AS he went very early in the morning, from the interior of the monastery into the strangers’ cell, he found there seated a young person, whom he considered to be a man, and entertained as such.
He gave him water to wash his hands; he washed his feet himself, wiped them, and humbly dried them in his bosom; after which he entreated him to remain till the third hour of the day and take some breakfast, lest, if he should go on his journey fasting, he might suffer from hunger and the cold of winter. For he took him to be a man, and thought that a long journey by night and a severe fall of snow had caused him to turn in thither in the morning to rest himself. The other replied, that he could not tarry, for the home to which he was hastening lay at some distance.
After much entreaty, Cuthbert adjured him in God’s name to stop; and as the third hour was now come, prayer over, and it was time to breakfast, he placed before him a table with some food, and said, “I beseech thee, brother, eat and refresh thyself, whilst I go and fetch some hot bread, which must now, I think, be just baked. “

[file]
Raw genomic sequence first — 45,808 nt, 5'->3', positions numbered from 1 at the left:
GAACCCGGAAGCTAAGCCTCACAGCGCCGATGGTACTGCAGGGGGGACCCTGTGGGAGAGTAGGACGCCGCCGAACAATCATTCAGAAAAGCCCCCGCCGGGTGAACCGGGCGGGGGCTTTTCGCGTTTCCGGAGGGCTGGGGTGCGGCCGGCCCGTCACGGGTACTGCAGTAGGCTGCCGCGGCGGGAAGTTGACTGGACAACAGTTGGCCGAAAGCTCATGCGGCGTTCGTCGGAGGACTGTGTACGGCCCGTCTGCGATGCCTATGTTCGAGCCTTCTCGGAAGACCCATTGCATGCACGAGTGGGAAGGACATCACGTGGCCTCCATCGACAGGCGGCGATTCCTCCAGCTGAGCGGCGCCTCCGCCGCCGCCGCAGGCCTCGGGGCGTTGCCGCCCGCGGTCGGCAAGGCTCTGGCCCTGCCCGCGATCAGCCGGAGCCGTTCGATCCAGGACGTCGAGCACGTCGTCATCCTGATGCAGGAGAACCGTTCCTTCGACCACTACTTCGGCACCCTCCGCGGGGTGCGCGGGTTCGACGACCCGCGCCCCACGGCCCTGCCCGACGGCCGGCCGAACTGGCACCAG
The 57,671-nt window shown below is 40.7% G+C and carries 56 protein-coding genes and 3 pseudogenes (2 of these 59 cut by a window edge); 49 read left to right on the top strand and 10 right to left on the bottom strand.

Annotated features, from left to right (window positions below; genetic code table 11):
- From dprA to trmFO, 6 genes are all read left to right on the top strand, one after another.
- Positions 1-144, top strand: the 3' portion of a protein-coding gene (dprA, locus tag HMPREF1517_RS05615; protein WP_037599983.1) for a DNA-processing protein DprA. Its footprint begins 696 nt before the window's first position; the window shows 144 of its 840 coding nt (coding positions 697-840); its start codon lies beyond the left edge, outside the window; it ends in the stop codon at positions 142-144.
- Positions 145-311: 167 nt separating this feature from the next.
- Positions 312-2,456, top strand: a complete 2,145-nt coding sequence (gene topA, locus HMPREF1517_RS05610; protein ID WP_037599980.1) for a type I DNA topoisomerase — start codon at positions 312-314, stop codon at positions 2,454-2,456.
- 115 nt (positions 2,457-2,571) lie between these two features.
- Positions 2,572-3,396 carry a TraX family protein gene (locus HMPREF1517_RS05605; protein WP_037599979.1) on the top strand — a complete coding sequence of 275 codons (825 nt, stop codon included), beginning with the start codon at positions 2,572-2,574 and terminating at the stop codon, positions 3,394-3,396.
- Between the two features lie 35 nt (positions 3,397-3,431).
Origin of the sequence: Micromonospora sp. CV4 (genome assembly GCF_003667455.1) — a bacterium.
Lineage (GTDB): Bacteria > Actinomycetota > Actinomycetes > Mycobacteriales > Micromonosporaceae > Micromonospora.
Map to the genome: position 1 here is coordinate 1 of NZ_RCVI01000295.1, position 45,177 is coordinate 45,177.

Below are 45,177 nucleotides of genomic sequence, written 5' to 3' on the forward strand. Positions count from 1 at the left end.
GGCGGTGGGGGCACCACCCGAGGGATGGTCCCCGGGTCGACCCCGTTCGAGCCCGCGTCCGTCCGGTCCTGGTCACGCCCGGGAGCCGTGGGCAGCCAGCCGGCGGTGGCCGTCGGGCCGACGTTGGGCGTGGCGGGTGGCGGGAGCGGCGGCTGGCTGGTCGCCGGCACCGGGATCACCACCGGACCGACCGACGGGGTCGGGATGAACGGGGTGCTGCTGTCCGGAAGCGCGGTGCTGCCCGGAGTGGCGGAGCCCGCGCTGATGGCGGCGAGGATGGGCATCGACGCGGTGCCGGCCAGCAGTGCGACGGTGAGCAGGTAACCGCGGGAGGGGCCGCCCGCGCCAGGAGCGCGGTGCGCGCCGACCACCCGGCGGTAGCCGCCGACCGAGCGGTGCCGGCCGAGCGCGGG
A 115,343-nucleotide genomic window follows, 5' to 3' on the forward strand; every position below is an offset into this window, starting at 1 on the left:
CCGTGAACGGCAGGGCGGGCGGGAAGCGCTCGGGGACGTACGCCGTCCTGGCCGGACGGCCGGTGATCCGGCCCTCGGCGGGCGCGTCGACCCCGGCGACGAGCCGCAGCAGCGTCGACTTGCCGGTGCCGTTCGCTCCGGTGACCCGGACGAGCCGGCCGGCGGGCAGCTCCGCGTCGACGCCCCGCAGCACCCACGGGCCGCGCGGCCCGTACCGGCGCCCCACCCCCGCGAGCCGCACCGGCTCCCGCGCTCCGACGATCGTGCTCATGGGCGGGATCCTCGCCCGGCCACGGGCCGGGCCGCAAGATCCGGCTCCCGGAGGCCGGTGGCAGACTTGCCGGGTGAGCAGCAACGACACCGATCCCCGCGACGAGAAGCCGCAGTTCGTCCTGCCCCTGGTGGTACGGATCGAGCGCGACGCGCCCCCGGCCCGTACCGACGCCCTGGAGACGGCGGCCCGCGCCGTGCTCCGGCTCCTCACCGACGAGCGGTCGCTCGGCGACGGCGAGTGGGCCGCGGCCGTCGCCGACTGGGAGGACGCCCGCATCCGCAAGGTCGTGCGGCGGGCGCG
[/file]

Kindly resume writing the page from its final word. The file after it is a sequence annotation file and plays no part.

When he returned, the young man, whom he had left eating, was gone, and he could see no traces of his footsteps, though there had been a fresh fall of snow, which would have exhibited marks of a person walking upon it, and shown which way he went. The man of God was astonished, and revolving the circumstances in his mind, put back the table in the dining-room.
Whilst doing so, he perceived a most surprising odour and sweetness; and looking round to see from what it might proceed, he saw three white loaves placed there, of unusual whiteness and excellence. Trembling at the sight, he said within himself, “I perceive that it was an angel of the Lord whom I entertained, and that he came to feed us, not to be fed himself. Behold, he hath brought such loaves as this earth never produced; they surpass the lily in whiteness, the rose in odour, and honey in taste. They are, therefore, not produced from this earth, but are sent from paradise. No wonder that he rejected my offer of earthly food, when he enjoys such bread as this in heaven.”
The man of God was stimulated by this powerful miracle to be more zealous still in performing works of piety; and with his deeds did increase upon him also the grace of God. From that time he often saw and conversed with angels, and when hungry was fed with unwonted food furnished direct from God.
St Bede, “Life of St Cuthbert” Ch. VII; see Mediaeval Sourcebook. (Before reading and watching YouTube videos of the lives of the 20th century Elders, I might have dismissed this as a Dark Ages’ romance. See the “Miracles” section to the right…)
LET US who eat the bread of the flesh of Christ, and who receive the blood from the side of the Master, dwell as freemen in the newness of the Spirit, living in grace.
Mattins, Sunday of the Samaritan Woman. Greek text at Analogion.